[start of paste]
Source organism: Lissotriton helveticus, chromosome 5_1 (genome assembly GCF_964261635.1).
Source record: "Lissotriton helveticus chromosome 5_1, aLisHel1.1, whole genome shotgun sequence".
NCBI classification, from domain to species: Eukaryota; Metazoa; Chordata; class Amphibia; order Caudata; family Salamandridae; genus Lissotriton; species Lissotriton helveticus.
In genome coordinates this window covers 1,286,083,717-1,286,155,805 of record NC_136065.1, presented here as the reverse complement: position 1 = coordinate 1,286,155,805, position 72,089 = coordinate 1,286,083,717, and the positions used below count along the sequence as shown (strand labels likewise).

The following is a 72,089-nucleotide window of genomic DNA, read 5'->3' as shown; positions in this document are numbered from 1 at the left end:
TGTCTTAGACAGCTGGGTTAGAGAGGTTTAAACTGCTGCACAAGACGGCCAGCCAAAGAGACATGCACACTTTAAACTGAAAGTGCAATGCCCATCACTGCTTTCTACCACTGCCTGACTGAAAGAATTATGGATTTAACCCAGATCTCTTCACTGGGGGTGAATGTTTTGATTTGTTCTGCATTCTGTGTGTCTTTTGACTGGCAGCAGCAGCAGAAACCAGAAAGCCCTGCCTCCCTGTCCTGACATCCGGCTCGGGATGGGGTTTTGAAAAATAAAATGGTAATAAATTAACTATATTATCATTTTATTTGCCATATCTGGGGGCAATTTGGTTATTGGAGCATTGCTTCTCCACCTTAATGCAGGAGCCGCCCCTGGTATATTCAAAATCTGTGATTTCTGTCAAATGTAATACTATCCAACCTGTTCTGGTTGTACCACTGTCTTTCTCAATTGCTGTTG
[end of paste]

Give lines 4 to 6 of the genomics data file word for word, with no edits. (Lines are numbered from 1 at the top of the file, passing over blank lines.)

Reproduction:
In genome coordinates this window covers 1,286,083,717-1,286,155,805 of record NC_136065.1, presented here as the reverse complement: position 1 = coordinate 1,286,155,805, position 72,089 = coordinate 1,286,083,717, and the positions used below count along the sequence as shown (strand labels likewise).

The following is a 72,089-nucleotide window of genomic DNA, read 5'->3' as shown; positions in this document are numbered from 1 at the left end:
TGTCTTAGACAGCTGGGTTAGAGAGGTTTAAACTGCTGCACAAGACGGCCAGCCAAAGAGACATGCACACTTTAAACTGAAAGTGCAATGCCCATCACTGCTTTCTACCACTGCCTGACTGAAAGAATTATGGATTTAACCCAGATCTCTTCACTGGGGGTGAATGTTTTGATTTGTTCTGCATTCTGTGTGTCTTTTGACTGGCAGCAGCAGCAGAAACCAGAAAGCCCTGCCTCCCTGTCCTGACATCCGGCTCGGGATGGGGTTTTGAAAAATAAAATGGTAATAAATTAACTATATTATCATTTTATTTGCCATATCTGGGGGCAATTTGGTTATTGGAGCATTGCTTCTCCACCTTAATGCAGGAGCCGCCCCTGGTATATTCAAAATCTGTGATTTCTGTCAAATGTAATACTATCCAACCTGTTCTGGTTGTACCACTGTCTTTCTCAATTGCTGTTG